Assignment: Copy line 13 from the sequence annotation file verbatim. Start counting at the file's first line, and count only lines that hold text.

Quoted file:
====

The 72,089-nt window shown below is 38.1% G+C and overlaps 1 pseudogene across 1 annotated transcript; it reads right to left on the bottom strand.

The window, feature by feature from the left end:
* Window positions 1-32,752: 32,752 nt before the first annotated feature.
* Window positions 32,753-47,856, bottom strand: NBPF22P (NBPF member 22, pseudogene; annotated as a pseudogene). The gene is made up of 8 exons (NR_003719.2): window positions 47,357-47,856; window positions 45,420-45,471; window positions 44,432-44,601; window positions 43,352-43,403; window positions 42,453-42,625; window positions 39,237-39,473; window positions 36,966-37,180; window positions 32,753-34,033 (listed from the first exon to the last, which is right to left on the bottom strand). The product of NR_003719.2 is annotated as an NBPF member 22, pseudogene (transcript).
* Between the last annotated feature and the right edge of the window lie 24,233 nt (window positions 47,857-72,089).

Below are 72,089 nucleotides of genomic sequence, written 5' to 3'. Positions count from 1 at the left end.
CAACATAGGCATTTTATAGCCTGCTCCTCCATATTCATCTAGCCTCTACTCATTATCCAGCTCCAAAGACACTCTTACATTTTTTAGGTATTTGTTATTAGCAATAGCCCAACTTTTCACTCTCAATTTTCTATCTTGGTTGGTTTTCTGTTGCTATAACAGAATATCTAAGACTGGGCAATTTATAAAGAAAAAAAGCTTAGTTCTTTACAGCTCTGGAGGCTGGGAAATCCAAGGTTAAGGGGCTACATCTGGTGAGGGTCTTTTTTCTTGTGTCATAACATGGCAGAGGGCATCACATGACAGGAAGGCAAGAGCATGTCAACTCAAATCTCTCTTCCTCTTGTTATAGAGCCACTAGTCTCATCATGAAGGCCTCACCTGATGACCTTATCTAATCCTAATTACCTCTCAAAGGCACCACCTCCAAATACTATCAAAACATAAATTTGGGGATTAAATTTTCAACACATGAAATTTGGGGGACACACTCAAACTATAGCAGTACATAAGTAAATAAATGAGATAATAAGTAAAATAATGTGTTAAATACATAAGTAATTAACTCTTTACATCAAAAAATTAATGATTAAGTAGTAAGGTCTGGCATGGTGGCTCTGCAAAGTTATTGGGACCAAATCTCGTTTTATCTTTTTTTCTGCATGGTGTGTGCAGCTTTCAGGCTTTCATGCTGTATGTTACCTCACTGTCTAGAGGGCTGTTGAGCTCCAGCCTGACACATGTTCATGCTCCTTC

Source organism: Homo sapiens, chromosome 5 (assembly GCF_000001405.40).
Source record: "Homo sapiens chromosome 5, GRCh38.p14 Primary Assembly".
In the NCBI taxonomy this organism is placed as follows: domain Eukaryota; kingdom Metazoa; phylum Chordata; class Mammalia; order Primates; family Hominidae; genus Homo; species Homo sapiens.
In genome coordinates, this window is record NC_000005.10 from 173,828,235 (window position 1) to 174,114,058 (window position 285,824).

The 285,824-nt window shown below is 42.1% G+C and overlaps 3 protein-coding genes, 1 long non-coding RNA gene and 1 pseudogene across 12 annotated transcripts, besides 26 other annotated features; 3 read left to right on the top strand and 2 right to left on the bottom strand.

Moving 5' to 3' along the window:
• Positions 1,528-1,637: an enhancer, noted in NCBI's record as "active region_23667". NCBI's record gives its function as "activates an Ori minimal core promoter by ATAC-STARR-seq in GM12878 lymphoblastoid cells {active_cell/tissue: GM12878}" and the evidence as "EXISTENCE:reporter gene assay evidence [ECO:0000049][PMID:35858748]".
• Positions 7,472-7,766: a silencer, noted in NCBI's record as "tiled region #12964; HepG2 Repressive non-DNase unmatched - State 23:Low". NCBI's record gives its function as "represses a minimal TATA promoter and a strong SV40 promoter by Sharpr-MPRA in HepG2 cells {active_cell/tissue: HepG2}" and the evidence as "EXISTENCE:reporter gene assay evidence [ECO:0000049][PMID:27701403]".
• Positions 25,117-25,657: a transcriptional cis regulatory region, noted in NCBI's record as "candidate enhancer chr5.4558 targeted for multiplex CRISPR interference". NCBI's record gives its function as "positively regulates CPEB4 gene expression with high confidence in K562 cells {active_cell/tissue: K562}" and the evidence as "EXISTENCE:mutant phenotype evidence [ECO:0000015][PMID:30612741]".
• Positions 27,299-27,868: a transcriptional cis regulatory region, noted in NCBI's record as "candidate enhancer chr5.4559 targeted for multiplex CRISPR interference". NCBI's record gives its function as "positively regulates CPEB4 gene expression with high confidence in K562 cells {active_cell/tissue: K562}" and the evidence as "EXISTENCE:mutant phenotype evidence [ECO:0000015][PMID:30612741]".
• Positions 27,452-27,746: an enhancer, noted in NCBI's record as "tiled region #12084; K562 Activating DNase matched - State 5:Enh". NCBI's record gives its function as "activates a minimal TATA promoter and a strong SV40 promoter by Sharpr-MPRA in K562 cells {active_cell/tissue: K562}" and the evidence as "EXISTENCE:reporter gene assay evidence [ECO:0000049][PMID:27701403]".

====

Moving 5' to 3' along the window: